Now we need to write some policy to match on traffic to a VIP (in this case, 172.16.1.100), and balance it across the two servers in our farm. We’re just doing the default round-robin method here for the time being. Once we’ve got this working, then we can get a bit more clever.

If you have experience using Cisco’s Modular QoS CLI (MQC) you will find some of the statements below familiar, but with some extra bits added to support the load-balancing.

There is a four-step process going on here – matching traffic at layers 3/4, matching traffic at layer 7, performing an action and applying the policy to an interface:

1. In the class-map below, we’re looking to match any protocol that hits our VIP.

class-map match-all MATCH_VIP
    match virtual-address 172.16.1.100 any

2. In our layer 7 policy map (L7_POLICY) we’re not actually doing any L7 load-balancing at all – we’re just stating which serverfarm to use (SFARM1) in the default class (class-default).
Class-default is a catch-all and it’s configured action is performed on everything not already acted upon in some other class. In this case, since there are no other classes referenced, that means everything. When we get a bit more adventurous, this is where our layer 7 actions (cookies etc.) would be done.

policy-map type loadbalance first-match L7_POLICY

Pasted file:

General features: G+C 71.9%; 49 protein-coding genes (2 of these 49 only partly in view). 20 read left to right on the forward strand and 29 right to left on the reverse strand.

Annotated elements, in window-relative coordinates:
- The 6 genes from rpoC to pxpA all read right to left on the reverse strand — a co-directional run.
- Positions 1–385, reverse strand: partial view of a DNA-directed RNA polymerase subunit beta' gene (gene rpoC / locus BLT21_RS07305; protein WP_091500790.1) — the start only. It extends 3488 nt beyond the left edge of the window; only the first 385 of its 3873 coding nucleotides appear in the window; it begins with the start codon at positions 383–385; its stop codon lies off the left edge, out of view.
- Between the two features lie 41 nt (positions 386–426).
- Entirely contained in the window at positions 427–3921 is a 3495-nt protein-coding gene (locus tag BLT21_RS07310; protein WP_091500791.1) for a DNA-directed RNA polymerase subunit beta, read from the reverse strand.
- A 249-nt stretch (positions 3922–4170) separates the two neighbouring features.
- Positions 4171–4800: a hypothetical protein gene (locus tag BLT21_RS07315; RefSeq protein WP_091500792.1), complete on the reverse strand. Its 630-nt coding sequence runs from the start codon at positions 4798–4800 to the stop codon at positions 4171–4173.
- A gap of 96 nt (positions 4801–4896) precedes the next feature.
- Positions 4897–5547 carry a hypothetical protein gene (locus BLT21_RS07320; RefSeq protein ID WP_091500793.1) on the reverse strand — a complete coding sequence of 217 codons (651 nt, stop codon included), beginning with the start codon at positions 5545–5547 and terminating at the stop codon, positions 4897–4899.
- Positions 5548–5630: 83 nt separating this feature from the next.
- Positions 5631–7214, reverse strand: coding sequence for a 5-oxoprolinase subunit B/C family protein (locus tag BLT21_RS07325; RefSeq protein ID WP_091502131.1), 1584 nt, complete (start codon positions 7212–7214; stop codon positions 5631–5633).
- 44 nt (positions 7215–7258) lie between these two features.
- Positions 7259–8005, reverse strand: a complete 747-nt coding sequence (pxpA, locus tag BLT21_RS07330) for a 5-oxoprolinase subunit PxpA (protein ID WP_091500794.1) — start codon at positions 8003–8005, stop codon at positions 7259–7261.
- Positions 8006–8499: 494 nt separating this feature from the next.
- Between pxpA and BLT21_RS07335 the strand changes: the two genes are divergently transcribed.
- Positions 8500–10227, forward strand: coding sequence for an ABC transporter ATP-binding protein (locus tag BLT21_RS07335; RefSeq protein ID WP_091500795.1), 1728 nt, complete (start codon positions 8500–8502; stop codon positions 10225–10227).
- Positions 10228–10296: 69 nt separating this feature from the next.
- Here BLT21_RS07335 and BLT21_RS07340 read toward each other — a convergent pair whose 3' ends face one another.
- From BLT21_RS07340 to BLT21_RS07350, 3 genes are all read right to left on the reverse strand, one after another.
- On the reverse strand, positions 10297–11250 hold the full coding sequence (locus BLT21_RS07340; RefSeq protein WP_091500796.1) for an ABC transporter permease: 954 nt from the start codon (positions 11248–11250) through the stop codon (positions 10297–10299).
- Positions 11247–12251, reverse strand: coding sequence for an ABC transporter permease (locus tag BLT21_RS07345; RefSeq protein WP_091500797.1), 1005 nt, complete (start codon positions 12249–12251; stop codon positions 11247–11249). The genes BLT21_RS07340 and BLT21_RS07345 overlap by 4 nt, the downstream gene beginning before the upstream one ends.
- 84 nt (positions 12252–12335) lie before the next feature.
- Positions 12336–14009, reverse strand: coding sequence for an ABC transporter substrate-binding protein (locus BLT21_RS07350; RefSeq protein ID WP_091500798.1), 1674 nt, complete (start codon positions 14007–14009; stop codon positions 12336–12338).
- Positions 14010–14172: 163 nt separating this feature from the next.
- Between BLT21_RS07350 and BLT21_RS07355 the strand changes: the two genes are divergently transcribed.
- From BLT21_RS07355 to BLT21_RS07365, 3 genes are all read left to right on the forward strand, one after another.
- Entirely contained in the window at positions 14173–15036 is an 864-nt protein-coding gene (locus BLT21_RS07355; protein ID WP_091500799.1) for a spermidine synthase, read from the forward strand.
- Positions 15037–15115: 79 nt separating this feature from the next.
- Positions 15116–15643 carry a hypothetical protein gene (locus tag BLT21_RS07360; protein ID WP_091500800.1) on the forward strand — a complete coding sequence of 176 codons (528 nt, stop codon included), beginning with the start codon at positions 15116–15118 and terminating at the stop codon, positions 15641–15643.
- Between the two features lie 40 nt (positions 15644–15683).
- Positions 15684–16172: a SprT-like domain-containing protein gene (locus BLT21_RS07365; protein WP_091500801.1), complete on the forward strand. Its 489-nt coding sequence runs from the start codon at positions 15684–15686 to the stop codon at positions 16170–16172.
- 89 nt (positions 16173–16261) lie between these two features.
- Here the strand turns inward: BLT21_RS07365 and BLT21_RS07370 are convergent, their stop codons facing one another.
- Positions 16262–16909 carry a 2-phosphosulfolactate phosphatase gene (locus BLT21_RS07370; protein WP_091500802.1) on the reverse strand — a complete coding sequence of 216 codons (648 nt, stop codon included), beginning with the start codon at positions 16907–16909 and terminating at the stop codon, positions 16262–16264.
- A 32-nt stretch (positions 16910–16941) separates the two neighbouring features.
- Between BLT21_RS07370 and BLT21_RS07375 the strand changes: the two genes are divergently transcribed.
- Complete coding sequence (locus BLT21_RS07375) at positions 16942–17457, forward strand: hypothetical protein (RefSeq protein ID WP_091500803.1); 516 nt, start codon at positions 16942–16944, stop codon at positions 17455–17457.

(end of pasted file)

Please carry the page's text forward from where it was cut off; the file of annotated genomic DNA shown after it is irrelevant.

class class-default
       serverfarm SFARM1

3. In the L4_POLICY, we are binding together the VIP and the L7 load-balancing policy (which tells us which serverfarm to use)

policy-map multi-match L4_POLICY
    class MATCH_VIP
        loadbalance vip inservice
        loadbalance policy L7_POLICY

4. And we apply the policy to the incoming VLAN interface:

interface vlan 55
    service-policy input L4_POLICY

Finally – the ACE denies all traffic to the VIP by default (a security measure), so we need to write a standard ACL to permit the traffic on the VLAN interface:

access-list ALL line 10 extended permit ip any any

interface vlan 55
    access-group input ALL

And you should be good to go. Yes – I know the ACL above is very liberal. Since we were testing in the lab, it wasn’t really all that important to be secure – and anyway, if you’re running a datacentre with web-servers in it, you wouldn’t protect them with ACLs would you?

Useful commands to check this out are:

show rservers – to see if the servers are up